Pucci unveils the first creations of Camille Miceli in Capri – WWD

CAPRI, Italy — There was no doubt in Camille Miceli’s mind that her first designs for Pucci were to be unveiled in Capri, the jet-set island where founder Emilio Pucci opened his first boutique in 1951.

Fast forward seven decades later, Capri remains an Italian gem in the Mediterranean, and Miceli, named the brand’s artistic director last September, made sure the two-day experience she planned to showcase her designs reflected the style of Dolce Vita lifestyle associated with both Pucci and the island – and provide countless Instagrammable moments. For example, guests arriving by boat at Bagni Tiberio’s beach and restaurant were greeted by two rows of models in Pucci swimwear, fully accessorized with the brand’s colorful scarves and reclining on Pucci towels in lifts. choreographed and synchronized legs. Three giant Pucci pillows floated in the clear waters under the rocks.

“We thought it was the perfect place to connect with the new Pucci community and everyone is part of the experience and part of the experience,” said Miceli, wearing a lightweight handkerchief top with a print. geometric Emilio Pucci recently revisited on a terry wrap miniskirt. , pointing to several of the guests already wearing her designs, which drop Friday as a see-now-buy-now collection. “It’s important to me that people don’t feel left out of the experience, it should feel more inclusive, for a mix of generations, people and society. For me, that’s something major.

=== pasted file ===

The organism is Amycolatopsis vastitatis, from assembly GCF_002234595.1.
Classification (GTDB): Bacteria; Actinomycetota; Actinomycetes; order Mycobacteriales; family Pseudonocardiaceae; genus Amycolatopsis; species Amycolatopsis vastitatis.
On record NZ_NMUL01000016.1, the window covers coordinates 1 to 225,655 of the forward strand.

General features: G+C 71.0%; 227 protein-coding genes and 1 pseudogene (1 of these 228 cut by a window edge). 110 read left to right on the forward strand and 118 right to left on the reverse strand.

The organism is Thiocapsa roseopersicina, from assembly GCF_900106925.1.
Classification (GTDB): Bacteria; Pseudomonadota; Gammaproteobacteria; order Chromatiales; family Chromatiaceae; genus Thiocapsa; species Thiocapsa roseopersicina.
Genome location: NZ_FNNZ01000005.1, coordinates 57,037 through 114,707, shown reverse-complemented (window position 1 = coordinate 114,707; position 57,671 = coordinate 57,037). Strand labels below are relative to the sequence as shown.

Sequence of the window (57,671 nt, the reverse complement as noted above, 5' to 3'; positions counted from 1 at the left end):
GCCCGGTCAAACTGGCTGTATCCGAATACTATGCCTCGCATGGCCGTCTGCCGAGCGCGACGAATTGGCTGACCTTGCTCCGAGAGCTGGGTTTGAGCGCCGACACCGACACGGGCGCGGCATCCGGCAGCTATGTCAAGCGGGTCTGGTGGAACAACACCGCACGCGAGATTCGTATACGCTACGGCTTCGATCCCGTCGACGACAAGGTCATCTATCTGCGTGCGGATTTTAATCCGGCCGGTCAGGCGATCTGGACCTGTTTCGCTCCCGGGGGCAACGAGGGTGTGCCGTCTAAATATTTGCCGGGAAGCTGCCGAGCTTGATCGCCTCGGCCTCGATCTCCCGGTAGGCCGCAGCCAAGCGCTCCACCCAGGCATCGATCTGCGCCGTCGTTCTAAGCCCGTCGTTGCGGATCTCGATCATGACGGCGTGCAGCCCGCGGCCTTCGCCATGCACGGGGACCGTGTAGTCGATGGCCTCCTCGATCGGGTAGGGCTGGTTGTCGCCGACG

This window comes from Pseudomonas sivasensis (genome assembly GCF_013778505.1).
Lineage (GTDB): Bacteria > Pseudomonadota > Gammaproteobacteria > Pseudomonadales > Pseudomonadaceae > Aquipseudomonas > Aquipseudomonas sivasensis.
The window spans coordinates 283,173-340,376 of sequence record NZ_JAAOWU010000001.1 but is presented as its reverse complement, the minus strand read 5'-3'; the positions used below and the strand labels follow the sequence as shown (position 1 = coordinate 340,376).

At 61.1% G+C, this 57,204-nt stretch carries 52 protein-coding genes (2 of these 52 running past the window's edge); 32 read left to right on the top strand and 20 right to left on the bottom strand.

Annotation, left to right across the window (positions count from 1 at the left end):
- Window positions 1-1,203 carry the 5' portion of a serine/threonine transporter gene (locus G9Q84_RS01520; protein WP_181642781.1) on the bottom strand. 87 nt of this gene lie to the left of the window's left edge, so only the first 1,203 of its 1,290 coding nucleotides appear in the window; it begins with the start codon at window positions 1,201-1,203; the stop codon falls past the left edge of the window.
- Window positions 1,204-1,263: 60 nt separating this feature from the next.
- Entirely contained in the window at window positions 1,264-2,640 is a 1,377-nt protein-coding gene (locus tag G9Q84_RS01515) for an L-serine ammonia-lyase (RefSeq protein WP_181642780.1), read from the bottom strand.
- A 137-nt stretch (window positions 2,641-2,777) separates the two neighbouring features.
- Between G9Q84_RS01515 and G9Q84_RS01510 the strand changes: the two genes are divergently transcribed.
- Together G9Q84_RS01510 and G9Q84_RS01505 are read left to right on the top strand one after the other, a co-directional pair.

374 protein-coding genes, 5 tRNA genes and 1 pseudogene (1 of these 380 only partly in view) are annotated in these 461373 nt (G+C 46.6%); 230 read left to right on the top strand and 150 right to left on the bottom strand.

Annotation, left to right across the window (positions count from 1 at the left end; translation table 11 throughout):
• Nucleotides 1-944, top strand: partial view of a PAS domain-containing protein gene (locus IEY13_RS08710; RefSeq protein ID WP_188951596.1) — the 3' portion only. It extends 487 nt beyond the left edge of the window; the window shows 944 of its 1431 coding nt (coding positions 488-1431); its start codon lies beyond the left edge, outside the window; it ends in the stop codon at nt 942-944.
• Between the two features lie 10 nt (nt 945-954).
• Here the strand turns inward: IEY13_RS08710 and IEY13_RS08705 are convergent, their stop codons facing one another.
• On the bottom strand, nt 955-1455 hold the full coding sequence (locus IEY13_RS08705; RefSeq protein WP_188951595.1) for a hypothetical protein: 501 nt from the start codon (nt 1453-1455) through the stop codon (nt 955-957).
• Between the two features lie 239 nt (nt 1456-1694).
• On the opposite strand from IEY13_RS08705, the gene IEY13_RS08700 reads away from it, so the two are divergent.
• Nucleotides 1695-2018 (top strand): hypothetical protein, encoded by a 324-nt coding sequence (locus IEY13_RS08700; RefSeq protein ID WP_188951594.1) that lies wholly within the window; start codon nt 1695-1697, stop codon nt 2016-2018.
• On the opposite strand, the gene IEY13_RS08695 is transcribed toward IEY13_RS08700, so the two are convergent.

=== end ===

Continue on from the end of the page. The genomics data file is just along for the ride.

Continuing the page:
“Joy, fantasy, frivolity, well-being and colors, of course,” are what Pucci stands for, said Miceli, whose energy and passion for the brand is palpable.

Certainly, Sidney Toledano, Chairman and CEO of LVMH Fashion Group and a member of the LVMH Executive Committee, is convinced that Miceli’s “energy, sense of color and print skills” are a perfect fit for the brand. .

“There is a lot to do but this time I am convinced that we are on the right track and when you are there you can decide to go faster,” said the executive, who had worked with Miceli when he was CEO of Dior. . In 2009, the designer left Louis Vuitton for the famous French brand, developing his costume jewelry business and also worked as a creative consultant in leather goods. “She’s a hands-on designer and she has such a passion for the brand,” Toledano said of Miceli.

One of Miceli’s first steps was to return to hand-drawing Pucci designs, just as the founder did. “When I arrived, I saw that the drawings were made by computer but human imperfection is perfection for Pucci”, underlined the designer. “You feel the humanity and sensitivity with Emilio Pucci’s quirky prints. Admittedly, it takes time, but I love this kind of craftsmanship.